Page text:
Countryfile is in Buckinghamshire where Matt Baker visits Waddesdon Manor and discovers the Rothschilds, a family that shaped the landscape of the entire county. He explores the legacy left behind by Charles Rothschild, founder of the Wildlife Trust, and he gets his hands dirty on the estate's farm, where cutting-edge environmental experiments are taking place to inform the government's HLS schemes.
Ellie Harrison is in Wendover Woods discovering creatures great and small: from tiny, rare Bechstein bats to a monstrous, mythical beast, rarely seen in the wild, but loved by children everywhere! John Craven is finding out about the much-prized and now incredibly rare box wood, which changed the face of printing as we know it.
Britain's new high-speed train, HS2, is now on its final approach, and Tom Heap asks the developers of the new line whether they can live up to their environmental promise of no loss to biodiversity. He also meets people from Buckinghamshire and beyond who believe it is bound to have a negative impact on our countryside.
Adam Henson visits HM the Queen's Balmoral estate in Scotland on a mission to find a replacement for Eric, his highland bull.
The Waddesdon Estate
Matt Baker visits Waddesdon Manor and Estate to find out about one of Buckinghamshire’s most famous families, the Rothschilds. Probably more known for banking, wine making and art collecting, they have also influenced landscape design, farming practice and conservation across the whole of the UK. Matt hears tales of wild parties and eccentricity, as well as a family passion for natural history. He’s also on the estate home farm, helping to sow wild flowers as part of a scientific project that will influence national policy.
This year marks the 15th anniversary of one very special children’s character – the Gruffalo. The orange-eyed, terrible-tusked creature, which has scared and delighted children in equal measure, has finally made an appearance in the real world. Ellie Harrison is exploring Wendover Woods to find out how this magnificent monster is helping encourage children to explore their own local woodlands and discover more about the wildlife around them.
Box was once a commonplace material. It is a type of tree (or shrub, depending on your leaning) and the slow-growing wood is close in texture to plastic. It carves extremely well and was once made into everything from lace bobbins to light fittings, from musical instruments to hair combs. It even helped revolutionise the printing process, giving rise to illustrated newspapers and magazines. But, as John Craven is finding out, its unique nature has also led to its downfall. Box grows wild in just three locations in the UK – and the Chilterns is their biggest patch. John learns about the history of this underestimated wood, discovering the very real threat of box blight. He joins the Chilterns Box Regeneration Project to help kick-start its UK revival.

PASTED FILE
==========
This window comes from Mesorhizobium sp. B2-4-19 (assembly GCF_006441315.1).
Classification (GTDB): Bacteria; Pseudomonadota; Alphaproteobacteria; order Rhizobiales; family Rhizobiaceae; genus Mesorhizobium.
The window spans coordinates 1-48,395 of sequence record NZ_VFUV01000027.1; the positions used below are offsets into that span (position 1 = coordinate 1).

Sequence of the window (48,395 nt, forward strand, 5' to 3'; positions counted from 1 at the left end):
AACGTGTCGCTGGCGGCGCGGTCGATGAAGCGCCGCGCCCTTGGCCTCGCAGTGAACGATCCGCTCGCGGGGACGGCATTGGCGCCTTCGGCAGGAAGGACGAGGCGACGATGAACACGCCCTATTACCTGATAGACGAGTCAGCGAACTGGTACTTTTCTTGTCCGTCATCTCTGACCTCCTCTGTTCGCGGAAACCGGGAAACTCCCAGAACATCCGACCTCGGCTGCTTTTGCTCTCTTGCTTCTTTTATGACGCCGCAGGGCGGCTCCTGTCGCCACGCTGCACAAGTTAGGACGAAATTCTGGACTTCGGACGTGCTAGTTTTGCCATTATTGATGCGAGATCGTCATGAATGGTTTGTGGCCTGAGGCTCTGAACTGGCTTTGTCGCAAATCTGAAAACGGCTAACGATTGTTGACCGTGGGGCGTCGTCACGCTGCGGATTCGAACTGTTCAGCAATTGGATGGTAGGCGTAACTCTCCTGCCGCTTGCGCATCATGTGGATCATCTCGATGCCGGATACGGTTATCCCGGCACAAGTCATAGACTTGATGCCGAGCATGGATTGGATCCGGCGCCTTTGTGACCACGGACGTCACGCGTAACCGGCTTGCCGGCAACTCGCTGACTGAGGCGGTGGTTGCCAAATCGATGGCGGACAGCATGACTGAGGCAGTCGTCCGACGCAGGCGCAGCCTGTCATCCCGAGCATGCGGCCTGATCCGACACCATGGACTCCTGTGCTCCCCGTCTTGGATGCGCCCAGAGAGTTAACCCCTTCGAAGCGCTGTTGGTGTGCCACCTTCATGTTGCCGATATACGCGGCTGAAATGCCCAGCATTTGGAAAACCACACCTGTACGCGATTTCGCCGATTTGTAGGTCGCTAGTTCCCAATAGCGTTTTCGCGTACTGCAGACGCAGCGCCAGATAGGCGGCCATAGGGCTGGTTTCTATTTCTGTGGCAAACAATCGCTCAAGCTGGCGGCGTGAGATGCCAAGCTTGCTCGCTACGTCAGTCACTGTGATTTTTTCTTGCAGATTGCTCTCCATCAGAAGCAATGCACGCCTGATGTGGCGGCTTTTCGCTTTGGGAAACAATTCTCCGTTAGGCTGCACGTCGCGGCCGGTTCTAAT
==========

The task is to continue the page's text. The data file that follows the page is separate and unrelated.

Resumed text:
Last week, Adam Henson met some of the Queen’s Highland Ponies, including a very sweet new arrival. This time, Adam is back at Balmoral for business. With Eric now out of action, Adam is searching for a new Highland stock bull for his farm in the Cotswolds. Dochy Ormiston is stockman for the Queen’s own herd of Highland cattle and introduces Adam to a young bull who is up for sale. Will Adam part with his cash and find the ‘new Eric’?
Among the rolling fields and chalk valleys of the Buckinghamshire countryside is Finemere Wood. This ancient woodland has its fair share of lovely walks and beautiful wildlife. But it came as a surprise to the local bat group when they found very rare Bechstein’s bats roosting in the trees, some 100 miles outside their known range. Ellie joins the North Bucks Bat Group to find out about a research project on the behaviour of the bats. She is also staying up late to help with their night survey in the hope of catching a glimpse of these elusive mammals.
HS2 and the environment
Phase one of HS2 is on its final approach. Overwhelming cross-party support for the new high-speed line from London to Birmingham means that it could be given the final go ahead next year. But where does that leave the rural landscape that lies along the route? From ancient woodland to wildlife reserves, Tom Heap discovers that many are still concerned about the environmental impact of HS2, despite the promise that it will lead to “no net loss to biodiversity”. He also hears about the concerns of farmers whose agricultural land will be lost to the new line. So will the upheaval caused by HS2 be kept to a minimum?
|Series Producer||Joanna Brame|
|Executive Producer||William Lyons|